Have you ever been in a busy coffee shop that didn’t take customer names, but instead the baristas called out the orders once they were made? When you’re one of just a few customers, or if your drink is very distinct from others, then there isn’t much of a problem figuring out which one is yours.
Now, consider a situation you might have experienced before, where several different drink orders in similar cups were made at the same time. In a rush to acquire your constitutionally required caffeine dosage, how do you quickly determine which drink is yours? What if you mistakenly pick up the wrong order? If your drink doesn’t stand out, and you’re more uncertain about which one is yours, do you go for a specific cup more quickly or slowly than you otherwise would? How much of a tragedy would it be for you, or another customer, if you didn’t get what you expected?
"All I need is a little bit of coffee and a whole lot of Jesus." - Voltaire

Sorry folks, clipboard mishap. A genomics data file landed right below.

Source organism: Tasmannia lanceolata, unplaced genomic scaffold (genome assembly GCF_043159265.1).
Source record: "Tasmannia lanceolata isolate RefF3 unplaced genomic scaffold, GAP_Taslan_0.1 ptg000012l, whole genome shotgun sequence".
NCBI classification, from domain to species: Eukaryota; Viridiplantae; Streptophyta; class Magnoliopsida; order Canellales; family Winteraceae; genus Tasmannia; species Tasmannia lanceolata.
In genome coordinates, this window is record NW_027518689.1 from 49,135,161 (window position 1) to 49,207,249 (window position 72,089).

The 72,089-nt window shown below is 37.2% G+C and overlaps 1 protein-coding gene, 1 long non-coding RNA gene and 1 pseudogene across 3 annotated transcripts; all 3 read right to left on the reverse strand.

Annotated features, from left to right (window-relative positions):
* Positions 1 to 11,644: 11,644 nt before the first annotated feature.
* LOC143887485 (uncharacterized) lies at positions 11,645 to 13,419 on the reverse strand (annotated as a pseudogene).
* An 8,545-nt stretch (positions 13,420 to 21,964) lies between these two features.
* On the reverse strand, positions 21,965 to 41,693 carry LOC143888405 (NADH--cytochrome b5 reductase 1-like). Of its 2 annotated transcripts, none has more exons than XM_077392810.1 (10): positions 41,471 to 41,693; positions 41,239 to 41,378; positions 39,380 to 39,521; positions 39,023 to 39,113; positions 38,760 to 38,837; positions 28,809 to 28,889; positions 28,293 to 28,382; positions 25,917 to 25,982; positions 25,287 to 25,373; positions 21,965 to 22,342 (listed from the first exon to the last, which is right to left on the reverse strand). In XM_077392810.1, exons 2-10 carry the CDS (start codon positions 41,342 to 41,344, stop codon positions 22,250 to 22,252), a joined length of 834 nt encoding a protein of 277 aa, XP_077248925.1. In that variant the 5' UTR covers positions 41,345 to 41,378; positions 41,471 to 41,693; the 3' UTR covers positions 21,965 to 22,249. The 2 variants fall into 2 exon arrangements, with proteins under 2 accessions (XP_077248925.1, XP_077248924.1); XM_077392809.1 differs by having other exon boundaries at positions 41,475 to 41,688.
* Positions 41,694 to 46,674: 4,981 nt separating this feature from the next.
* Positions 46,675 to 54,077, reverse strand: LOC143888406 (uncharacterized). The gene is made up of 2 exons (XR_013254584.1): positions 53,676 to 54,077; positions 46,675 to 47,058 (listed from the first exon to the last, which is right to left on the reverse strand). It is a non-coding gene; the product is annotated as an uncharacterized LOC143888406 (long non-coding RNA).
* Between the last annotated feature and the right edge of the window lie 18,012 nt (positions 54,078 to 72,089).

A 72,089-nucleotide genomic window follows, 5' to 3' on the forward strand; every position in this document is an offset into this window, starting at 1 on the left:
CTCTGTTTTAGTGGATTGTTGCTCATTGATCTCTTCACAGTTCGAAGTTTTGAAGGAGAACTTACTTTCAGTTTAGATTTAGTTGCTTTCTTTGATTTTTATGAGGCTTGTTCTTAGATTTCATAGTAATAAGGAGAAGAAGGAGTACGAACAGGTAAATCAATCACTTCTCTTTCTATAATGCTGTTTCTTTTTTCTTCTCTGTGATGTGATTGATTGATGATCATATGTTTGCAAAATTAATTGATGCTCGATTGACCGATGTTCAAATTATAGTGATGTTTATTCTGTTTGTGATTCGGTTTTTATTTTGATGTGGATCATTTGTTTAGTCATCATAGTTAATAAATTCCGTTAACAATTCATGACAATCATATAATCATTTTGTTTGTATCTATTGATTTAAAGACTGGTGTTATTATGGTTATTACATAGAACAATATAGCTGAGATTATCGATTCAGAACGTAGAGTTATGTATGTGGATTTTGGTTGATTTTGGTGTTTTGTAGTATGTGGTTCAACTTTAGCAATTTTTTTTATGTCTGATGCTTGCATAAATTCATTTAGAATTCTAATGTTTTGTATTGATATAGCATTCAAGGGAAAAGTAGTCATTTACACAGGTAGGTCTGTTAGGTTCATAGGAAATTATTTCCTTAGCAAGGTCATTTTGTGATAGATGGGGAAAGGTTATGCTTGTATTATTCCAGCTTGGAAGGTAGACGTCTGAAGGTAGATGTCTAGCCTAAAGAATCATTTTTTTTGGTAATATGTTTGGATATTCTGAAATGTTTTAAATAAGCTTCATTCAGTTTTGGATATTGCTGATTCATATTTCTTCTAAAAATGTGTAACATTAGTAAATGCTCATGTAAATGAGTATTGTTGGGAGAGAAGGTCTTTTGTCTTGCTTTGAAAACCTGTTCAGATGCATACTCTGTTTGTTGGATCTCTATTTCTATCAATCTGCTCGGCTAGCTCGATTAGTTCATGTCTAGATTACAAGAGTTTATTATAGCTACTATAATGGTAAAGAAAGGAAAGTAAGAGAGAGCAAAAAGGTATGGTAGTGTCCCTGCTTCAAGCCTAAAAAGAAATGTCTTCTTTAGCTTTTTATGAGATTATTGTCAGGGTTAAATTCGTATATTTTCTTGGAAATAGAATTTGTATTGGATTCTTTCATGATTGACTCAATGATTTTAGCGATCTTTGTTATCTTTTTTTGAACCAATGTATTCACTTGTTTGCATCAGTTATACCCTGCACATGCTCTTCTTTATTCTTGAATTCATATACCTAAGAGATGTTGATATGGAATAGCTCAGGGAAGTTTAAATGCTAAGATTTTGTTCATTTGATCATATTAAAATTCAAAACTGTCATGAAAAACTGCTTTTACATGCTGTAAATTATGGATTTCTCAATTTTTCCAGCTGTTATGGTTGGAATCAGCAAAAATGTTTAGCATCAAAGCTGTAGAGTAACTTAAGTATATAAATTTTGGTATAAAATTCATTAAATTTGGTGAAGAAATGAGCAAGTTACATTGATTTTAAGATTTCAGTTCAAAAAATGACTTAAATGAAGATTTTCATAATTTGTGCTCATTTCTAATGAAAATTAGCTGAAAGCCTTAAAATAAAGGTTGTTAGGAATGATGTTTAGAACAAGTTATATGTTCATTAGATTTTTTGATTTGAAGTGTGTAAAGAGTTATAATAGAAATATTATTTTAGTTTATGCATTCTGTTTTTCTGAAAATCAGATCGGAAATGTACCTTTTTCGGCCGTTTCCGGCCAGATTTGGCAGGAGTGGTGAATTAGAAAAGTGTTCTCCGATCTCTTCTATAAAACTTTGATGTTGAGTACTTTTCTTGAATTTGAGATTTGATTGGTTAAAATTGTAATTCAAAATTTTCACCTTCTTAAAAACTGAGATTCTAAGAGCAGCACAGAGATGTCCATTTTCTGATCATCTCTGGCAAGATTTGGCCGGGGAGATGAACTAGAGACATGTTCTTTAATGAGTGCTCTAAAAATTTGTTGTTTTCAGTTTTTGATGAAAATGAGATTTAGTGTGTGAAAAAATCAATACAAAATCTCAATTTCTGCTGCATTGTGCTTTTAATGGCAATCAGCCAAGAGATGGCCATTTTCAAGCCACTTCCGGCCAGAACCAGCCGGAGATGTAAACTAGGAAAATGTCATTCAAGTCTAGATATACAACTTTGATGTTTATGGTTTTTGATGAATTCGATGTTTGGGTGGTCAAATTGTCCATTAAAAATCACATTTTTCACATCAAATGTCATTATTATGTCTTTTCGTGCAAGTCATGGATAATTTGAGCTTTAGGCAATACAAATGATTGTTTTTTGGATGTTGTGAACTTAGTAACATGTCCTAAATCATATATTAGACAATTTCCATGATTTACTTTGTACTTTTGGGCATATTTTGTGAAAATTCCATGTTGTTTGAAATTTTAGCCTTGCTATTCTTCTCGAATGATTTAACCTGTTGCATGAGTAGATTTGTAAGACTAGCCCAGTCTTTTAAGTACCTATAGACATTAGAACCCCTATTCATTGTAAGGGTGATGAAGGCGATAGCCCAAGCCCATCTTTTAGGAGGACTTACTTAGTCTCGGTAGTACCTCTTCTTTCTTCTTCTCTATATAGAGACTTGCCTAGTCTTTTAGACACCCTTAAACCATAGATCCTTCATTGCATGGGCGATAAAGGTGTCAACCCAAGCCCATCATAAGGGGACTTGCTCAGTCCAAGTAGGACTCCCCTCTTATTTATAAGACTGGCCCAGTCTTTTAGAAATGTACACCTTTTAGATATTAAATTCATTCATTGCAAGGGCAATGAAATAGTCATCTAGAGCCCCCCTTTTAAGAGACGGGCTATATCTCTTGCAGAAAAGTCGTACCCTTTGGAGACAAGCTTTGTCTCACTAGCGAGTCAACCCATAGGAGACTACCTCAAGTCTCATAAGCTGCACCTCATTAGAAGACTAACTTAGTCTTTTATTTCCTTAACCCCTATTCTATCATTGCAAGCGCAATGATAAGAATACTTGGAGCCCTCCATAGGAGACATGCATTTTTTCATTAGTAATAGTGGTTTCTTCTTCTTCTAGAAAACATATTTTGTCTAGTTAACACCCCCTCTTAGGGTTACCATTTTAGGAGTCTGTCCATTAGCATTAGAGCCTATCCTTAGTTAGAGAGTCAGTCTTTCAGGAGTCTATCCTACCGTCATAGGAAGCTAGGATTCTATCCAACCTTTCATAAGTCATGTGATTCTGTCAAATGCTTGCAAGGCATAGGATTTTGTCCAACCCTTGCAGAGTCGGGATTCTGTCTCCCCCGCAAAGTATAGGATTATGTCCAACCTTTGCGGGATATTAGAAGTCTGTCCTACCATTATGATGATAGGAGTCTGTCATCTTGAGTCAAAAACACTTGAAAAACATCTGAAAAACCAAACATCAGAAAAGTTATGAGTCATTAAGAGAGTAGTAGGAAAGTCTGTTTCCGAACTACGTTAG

This cafe conundrum is a prime example of an everyday decision for a lot of people who want to grab their brew and get back to work. More specifically, it’s a kind of risky spatial decision. The spatial part of the decision is straightforward: Where is the cup that I should grab? But what makes this decision a risky one is that as more similar orders are ready at the same time, your chances of grabbing the correct cup decreases, i.e., the risk of picking the wrong cup increases. Uncertainty is also an important factor here, because not only does risk increase when more cups are present, but you’ll also be less sure of which one belongs to you when you have to make a choice from a larger number of cups. So, what exactly happens when a person tries to make a risky spatial decision under increasing amounts of uncertainty? This is the sort of question I addressed with a former labmate, Rory Flemming (Twitter: @DontRoryAboutIt), and my PhD advisor, Tim Verstynen (Twitter: @tdverstynen) in a recently published study “Sensory uncertainty impacts avoidance during spatial decisions”, now in Experimental Brain Research (Jarbo, Flemming, & Verstynen, 2017).